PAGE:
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The Trek Nation - Shore Leave

Shore Leave

By Michelle Erica Green
Posted at September 2, 2005 - 5:11 PM GMT

See Also: 'Shore Leave' Episode Guide

Plot Summary: The Enterprise has arrived at a planet that seems an ideal place for the crew to find rest and relaxation, but when McCoy comments that it reminds him of something out of Alice in Wonderland, he is soon confronted with a large white rabbit and a little girl chasing it. Suspending shore leave until he can conduct an investigation, Kirk beams down, reflects upon his Academy days and quickly meets both his school nemesis and sweetheart. Other crewmembers find their fantasies becoming reality, including Yeoman Barrows, whose desire to be a princess pursued by a dark knight arouses McCoy's protective instincts...and gets him killed by the knight. Meanwhile Spock, who has discovered signs of industrial activity on this supposedly uninhabited planet, concludes that they are being studied and presented with their own thoughts made real. Just as Kirk is ordering his away team to stop thinking, the planet's caretaker appears, saying that he did not realize their failure to understand that this has all been for their amusement and that McCoy is not really dead. He extends an invitation to them to visit, and Kirk allows the crew to start beaming down.


Analysis: One of the more lighthearted episodes of the original series, "Shore Leave" focuses entirely on characterization, leaving all of the science fiction to the realm of the imagination. We are given no clue as to how the Caretaker reads the crew's minds, let alone how interactive objects are designed and produced so quickly, even though the beings beneath the surface of the planet must be able to work their magic from some distance away as the familiar greenery is already in place when the human crewmembers start beaming down. This is a fantasy with a bit of a cautionary note about being careful what one wishes for.

None of the crewmembers has entirely benign, hedonistic fantasies - Kirk wants to have revenge upon a former tormentor, Sulu wants to battle a samurai, Rodriguez wants to see old warplanes, and Barrows wants to be rescued from ravishment by a Don Juan (or maybe she doesn't want to be rescued; the episode doesn't make this entirely clear). There is no implied judgment of anyone's violent or erotic impulses here, either from characters on the series or from the structure of the story: no one is punished or singled out for particular violence or embarrassment. There are some cultural stereotypes enacted but also some discoveries - Sulu, for instance, who we already knew was interested in botany, is also interested in firearms. Kirk, whom we see each week as the well-balanced captain, couldn't take a prank or a punch at the Academy.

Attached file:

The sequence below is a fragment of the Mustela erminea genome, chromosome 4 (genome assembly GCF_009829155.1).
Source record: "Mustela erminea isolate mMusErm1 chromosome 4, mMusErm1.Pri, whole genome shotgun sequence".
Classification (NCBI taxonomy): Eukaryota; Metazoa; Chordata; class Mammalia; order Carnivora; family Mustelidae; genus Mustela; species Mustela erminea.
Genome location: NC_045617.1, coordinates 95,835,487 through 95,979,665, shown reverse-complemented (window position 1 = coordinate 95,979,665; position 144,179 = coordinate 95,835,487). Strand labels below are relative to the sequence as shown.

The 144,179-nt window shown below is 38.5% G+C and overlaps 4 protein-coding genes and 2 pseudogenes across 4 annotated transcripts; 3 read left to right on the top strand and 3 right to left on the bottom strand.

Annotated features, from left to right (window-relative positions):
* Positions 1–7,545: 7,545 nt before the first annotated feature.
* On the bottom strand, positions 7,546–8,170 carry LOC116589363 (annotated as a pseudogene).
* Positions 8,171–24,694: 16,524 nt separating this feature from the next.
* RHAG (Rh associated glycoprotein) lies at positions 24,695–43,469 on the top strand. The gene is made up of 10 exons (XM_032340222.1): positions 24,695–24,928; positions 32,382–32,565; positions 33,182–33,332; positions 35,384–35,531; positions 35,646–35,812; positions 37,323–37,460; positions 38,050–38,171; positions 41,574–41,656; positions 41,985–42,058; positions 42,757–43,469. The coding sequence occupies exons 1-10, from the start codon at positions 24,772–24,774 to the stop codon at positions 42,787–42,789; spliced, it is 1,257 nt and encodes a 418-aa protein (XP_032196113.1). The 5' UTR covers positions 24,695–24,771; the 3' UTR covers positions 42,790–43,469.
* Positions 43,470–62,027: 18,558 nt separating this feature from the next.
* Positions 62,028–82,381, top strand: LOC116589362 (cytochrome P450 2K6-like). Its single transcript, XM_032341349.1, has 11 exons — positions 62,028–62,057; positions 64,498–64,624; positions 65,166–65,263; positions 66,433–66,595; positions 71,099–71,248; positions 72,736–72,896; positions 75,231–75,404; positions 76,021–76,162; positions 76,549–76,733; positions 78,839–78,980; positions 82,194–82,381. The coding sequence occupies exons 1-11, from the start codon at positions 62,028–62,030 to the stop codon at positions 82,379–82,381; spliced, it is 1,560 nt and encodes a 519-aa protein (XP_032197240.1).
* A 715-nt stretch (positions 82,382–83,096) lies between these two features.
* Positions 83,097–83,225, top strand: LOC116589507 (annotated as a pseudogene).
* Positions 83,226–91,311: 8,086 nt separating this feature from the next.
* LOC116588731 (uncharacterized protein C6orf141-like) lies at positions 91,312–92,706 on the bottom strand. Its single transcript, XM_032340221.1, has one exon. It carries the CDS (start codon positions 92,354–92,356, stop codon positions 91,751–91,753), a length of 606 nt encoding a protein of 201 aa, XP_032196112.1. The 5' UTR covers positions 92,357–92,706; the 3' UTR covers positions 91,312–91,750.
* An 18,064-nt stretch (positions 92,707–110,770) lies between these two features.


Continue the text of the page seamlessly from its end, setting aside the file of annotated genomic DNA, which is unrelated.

The episode is structured as a mystery, when a place that seems too good to be true in fact turns out too good to be true, but the action is advanced by the characters. We see Kirk on the bridge complaining of a sore back, thinking he's getting a backrub from Spock though it turns out to be yet another pretty yeoman who tells him that he needs sleep, Kirk gripes that he hears that enough from McCoy who's already on the planet worrying a bit about whether he needs sleep or has just lost his mind when the white rabbit in coattails hops past. Such is Kirk's weariness that he assumes this must be a joke, then fails to grasp it when Spock plays a joke on him in turn and orders himself down to the planet for shore leave. We don't often get enough focus on how the crew on this long mission finds R&R; we know the ship has a gymnasium, an arboretum and a theater, yet we almost never see the senior officers there, so it's interesting to see the negotiation here.